“How’s the Food?”

Coyle Hospitality recently collected data from 2,469 diners worldwide, exploring the impact of attributes such as food, staff attitude and atmosphere on their likelihood to recommend a restaurant to others. In today’s first segment, we examine the impact that the quality of the food itself has on the likelihood that diners will recommend a restaurant.

 Food is the most powerful positive and negative dependent variable in the restaurant experience.  When food is superior, respondents rave about a restaurant, and when it’s not, their recommendations can turn negative. 

What constitutes “bad” food?  In the chart of the top food complaints across all markets (below), the number-one issue across all segments is that food is not served as ordered. In general, this complaint indicates dishes that are undercooked, overdone or arrive with items missing. But how does the importance of food quality vary according to segment?

Casual: Accurate Order, No Frills

In the casual market, we can deduce that accurate preparation and temperature are most important.  At this price range, the consumer knows what the quality of the food will be and simply wants it presented as expected, with no major frills.  This is reflected in one of the many respondent statements: “My wife ordered a fish entree that was served nearly cold and its sauce had separated.  My steak was overdone (ordered medium, received well).”

 In the casual market, guests are trading a meal cooked at home for a meal out.  While expectations are not high, they must be met consistently and with speed. Based on our results, casual restaurants need to focus on accurate food preparation.

Upscale: Taste Moves Into the Equation

While food preparation and temperature still come up most frequently among complaints in the upscale market, taste also moves into the equation. We can surmise that the upscale diner is seeking unique, high-quality food.  Upscale restaurants need to focus more closely on food, since the quality of the dish is measured more subjectively.  It becomes more a measure of taste and creativity than an objective measurement of proper preparation.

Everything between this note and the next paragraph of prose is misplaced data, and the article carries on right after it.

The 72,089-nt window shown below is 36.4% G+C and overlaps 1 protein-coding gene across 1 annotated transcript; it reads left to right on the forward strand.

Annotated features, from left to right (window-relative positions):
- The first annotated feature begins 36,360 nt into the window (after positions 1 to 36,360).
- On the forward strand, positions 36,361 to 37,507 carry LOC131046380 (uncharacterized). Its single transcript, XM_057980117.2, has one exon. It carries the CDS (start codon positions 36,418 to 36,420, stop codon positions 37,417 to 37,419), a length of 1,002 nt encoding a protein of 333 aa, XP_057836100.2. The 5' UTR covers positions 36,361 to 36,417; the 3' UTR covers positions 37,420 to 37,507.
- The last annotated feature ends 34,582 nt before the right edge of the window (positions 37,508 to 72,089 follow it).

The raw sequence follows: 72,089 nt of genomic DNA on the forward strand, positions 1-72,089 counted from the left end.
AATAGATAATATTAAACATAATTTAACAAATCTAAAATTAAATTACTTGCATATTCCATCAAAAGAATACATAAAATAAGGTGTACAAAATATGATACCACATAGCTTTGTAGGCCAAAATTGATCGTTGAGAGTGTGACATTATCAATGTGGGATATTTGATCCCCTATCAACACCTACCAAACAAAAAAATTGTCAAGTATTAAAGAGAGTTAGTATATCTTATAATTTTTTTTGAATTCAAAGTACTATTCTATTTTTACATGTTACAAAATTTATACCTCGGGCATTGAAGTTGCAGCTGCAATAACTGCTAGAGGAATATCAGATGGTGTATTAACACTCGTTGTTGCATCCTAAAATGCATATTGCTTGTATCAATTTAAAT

Luxury: Taste, Selections, Creativity

In the luxury segment, satisfaction with food is the number-one driver.  If the food is outstanding, every other aspect can be low and guests will still recommend the restaurant. 

Taste becomes a more prominent concern in this segment, and “limited selection” becomes a top complaint. The latter may be a reaction to the shift toward fewer options at restaurants that embrace regional, seasonal menus.  As restaurants shrink menus, however, they should note that for 23% of luxury restaurant diner respondents, limited menus equal limited satisfaction.  To accommodate the luxury diner’s need for variety and taste, menu flexibility and variation appear to be key. Says one luxury diner: “There were only a few choices on the menu, so we were pretty much forced to order from these options with very little alternative.”

 Since diners are often not very specific about what constitutes “great food”, it may be that it’s ultimately unquantifiable and truly in the taste of the beholder. Still, it makes perfect sense that every operator should be making specific and meaningful inquiries about food quality. 

 Tomorrow we’ll explore how staff attitude affects restaurant recommendations across segments.

© 2018 Coyle Hospitality Group 2016. Reproduction of any material without written authorization is strictly prohibited.

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